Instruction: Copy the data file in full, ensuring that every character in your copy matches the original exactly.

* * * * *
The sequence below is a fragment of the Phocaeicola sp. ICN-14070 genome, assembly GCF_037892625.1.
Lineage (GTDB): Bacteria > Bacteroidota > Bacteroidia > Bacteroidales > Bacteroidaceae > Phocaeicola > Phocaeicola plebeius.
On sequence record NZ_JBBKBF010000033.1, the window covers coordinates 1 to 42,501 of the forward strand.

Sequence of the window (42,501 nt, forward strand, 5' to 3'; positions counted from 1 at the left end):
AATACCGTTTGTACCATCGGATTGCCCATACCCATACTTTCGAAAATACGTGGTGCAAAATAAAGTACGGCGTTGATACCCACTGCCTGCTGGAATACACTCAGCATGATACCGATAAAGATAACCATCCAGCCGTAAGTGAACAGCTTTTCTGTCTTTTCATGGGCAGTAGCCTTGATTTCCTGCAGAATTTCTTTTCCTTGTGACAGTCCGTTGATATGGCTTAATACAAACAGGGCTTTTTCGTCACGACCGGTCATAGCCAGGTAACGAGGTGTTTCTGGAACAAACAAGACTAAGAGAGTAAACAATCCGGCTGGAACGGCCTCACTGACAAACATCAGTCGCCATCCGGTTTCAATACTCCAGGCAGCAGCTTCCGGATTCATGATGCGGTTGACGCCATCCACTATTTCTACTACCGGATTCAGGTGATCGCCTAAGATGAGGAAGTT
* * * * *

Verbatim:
The sequence below is a fragment of the Phocaeicola sp. ICN-14070 genome, assembly GCF_037892625.1.
Lineage (GTDB): Bacteria > Bacteroidota > Bacteroidia > Bacteroidales > Bacteroidaceae > Phocaeicola > Phocaeicola plebeius.
On sequence record NZ_JBBKBF010000033.1, the window covers coordinates 1 to 42,501 of the forward strand.

Sequence of the window (42,501 nt, forward strand, 5' to 3'; positions counted from 1 at the left end):
AATACCGTTTGTACCATCGGATTGCCCATACCCATACTTTCGAAAATACGTGGTGCAAAATAAAGTACGGCGTTGATACCCACTGCCTGCTGGAATACACTCAGCATGATACCGATAAAGATAACCATCCAGCCGTAAGTGAACAGCTTTTCTGTCTTTTCATGGGCAGTAGCCTTGATTTCCTGCAGAATTTCTTTTCCTTGTGACAGTCCGTTGATATGGCTTAATACAAACAGGGCTTTTTCGTCACGACCGGTCATAGCCAGGTAACGAGGTGTTTCTGGAACAAACAAGACTAAGAGAGTAAACAATCCGGCTGGAACGGCCTCACTGACAAACATCAGTCGCCATCCGGTTTCAATACTCCAGGCAGCAGCTTCCGGATTCATGATGCGGTTGACGCCATCCACTATTTCTACTACCGGATTCAGGTGATCGCCTAAGATGAGGAAGTT